Owning Up - By Lenny Shulman

Thoroughbred ownership has changed mightily through the years. In the not-so-distant past the sport was dominated by scions of industry that nearly exclusively raced homebreds, matching generations of bloodlines one against the other.

That blood has thinned considerably, now divested among greater numbers of breeders, and today, save for a few holdouts, owners dip into the commercial market to buy their racing stock. More recently the rage among horse owners is partnerships, as the costs of buying and racing stock demand mitigation of risk among relatively small owners, while even the most powerful operations today seek out partners to lessen the blow of seven-figure equine acquisitions.

How, then, do Eclipse Awards voters parse out this new reality when faced with doling out an owner championship? Circumstances on the racetrack in 2017 will take us a long way in determining that answer.

Partnerships have been slighted in the way their accomplishments have been presented to voters. The slightest change in the name or line-up of partnership entities causes each to be listed separately from one another, so that if a certain person is involved in multiple partnerships that each raced top-level winners, he or she would not be credited for the totality of those accomplishments.

This season has lacked a dominant single owner. The trio of 3-year-old classic winners (quick, name this year's Belmont Stakes presented by NYRABets, G1, winner) failed to train on and accomplish anything over the year's second half. Superstars Arrogate, Gun Runner, and Songbird couldn't sustain their brilliance over the entire year.

Khalid Abdullah's Juddmonte Farms raced Arrogate, 2017 dual-grade 1 winner Paulassilverlining, and additional grade 1 winner Antonoe, giving it four top-level North American victories for the year, besting Godolphin's three, Klaravich Stables and William H. Lawrence's three, and Calumet Farm's two.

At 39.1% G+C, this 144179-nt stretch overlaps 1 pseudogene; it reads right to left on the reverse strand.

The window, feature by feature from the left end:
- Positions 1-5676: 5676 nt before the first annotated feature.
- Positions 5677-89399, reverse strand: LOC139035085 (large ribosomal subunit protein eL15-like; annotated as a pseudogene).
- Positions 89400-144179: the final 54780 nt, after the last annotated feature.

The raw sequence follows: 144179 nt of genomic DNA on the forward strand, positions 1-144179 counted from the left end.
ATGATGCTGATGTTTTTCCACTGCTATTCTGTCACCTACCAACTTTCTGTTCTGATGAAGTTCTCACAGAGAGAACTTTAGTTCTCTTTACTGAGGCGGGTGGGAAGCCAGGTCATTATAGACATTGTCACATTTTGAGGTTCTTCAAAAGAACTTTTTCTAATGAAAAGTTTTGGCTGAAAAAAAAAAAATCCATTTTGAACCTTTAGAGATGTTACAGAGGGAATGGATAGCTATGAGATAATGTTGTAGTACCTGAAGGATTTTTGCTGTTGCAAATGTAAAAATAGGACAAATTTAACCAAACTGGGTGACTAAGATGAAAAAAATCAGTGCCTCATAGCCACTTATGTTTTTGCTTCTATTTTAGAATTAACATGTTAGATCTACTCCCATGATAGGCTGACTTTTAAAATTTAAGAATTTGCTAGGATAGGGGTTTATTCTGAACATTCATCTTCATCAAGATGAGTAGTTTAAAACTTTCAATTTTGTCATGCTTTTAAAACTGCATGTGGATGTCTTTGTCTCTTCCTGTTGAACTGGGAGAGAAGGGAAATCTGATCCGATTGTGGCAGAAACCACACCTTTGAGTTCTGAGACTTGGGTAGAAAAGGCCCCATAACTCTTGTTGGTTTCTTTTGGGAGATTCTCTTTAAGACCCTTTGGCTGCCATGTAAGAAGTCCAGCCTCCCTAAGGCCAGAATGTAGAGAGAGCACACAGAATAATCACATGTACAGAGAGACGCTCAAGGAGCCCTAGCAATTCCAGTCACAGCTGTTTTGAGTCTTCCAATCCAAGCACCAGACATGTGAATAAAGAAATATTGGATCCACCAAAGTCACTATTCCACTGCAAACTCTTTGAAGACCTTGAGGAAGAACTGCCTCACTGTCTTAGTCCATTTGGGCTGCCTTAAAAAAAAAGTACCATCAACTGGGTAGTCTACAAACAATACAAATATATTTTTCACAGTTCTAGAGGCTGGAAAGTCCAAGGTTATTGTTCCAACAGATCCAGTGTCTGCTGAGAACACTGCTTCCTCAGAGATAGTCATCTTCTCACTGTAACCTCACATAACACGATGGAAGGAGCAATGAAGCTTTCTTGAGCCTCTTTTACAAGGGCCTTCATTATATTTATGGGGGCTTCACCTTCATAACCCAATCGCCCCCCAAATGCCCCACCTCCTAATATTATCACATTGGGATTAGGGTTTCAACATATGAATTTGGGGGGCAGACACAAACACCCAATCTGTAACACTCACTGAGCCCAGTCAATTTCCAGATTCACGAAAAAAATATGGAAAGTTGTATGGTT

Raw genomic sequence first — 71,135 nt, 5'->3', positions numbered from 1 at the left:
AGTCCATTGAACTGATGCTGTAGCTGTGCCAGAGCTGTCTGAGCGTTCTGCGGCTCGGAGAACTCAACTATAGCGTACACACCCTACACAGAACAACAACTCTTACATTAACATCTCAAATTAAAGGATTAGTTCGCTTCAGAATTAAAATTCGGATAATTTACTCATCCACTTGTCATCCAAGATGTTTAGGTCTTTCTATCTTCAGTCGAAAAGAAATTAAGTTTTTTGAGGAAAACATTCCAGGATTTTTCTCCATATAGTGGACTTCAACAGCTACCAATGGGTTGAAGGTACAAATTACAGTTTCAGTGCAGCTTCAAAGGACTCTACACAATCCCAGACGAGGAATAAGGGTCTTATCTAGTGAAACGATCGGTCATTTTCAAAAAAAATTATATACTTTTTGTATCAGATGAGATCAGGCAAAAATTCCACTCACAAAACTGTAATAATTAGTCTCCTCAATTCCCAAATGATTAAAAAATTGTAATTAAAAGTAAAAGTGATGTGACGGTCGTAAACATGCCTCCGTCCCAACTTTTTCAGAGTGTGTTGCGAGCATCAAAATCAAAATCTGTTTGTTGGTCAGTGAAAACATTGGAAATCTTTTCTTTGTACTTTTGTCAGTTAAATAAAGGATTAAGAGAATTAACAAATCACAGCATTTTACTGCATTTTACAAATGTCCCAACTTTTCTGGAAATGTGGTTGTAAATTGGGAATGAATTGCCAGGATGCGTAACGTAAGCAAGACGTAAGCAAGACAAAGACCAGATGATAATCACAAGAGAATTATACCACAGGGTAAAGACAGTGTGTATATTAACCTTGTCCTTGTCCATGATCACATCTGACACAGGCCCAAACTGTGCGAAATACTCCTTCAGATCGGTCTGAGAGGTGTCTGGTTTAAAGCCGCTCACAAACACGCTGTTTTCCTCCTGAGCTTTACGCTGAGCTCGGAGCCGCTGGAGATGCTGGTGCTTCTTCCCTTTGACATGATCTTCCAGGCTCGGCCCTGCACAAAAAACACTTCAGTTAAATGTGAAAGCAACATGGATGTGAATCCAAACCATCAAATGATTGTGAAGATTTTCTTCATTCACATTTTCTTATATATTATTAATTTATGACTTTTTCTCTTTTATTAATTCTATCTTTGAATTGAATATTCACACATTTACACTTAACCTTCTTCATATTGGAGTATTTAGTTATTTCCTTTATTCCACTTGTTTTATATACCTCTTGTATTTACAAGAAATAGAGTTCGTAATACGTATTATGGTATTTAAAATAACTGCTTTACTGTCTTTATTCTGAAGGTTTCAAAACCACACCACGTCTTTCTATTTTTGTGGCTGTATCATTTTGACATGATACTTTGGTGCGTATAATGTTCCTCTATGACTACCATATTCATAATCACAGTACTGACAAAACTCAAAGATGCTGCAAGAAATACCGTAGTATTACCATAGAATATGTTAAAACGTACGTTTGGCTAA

But what to make of owner Sol Kumin, who has taken the partnership concept as far as Larry David takes his neuroses, and with equal success. Kumin has revolutionized the partnership concept well beyond simply two separate entities joining forces. And although he owns a small piece of many horses, he actually owns a sizable chunk of his best 2017 runners. Kumin, his friend Jay Hanley, and two silent partners race under Sheep Pond Partners, and own two-time 2017 grade 1 winner Lady Eli whole. Kumin also owns 50% of 2017 dual grade 1 winner Beach Patrol and 50% of 2017 grade 1 winner Dacita. He owns 25% of additional 2017 U.S. grade 1 winner Ascend. But because he owns Beach Patrol under Sheep Pond and Head of Plains Partners (along with James Covello), Dacita under Sheep Pond and Bradley Thoroughbreds, and Ascend with Stone Farm, his cumulative totals won't be presented to voters in one place. It should also be noted Kumin purchased Dacita and Lady Eli at auction, and bought Beach Patrol privately after an allowance optional claiming win. These were not "ready-made" horses he bought into, although Kumin does some of that as well. 

All told, Kumin can claim at least a 50% slice of six grade 1 North American victories this season. Horses he co-owns have won at least 11 grade 2 events and eight grade 3 races as of Nov. 27. In all, Kumin has landed 25 graded races thus far in 2017 won by 16 different horses. Juddmonte's four U.S. grade 1 victories, and nine graded wins by six horses to date come closest to Kumin's totals.

Given today's reality of horse ownership, it seems to us when compiling year-end statistics for the purpose of awards voting, a person or partnership entity should be given credit, in one place, for the accomplishments of their runners. It is not that difficult with modern technology to sort numbers in this fashion.

If voters wish to deduct points for owning less than the totality of any horse or horses, that is within their bailiwick. But give them the tools to make the most reasoned choice possible.
Particularly in a year as wide-open as this.

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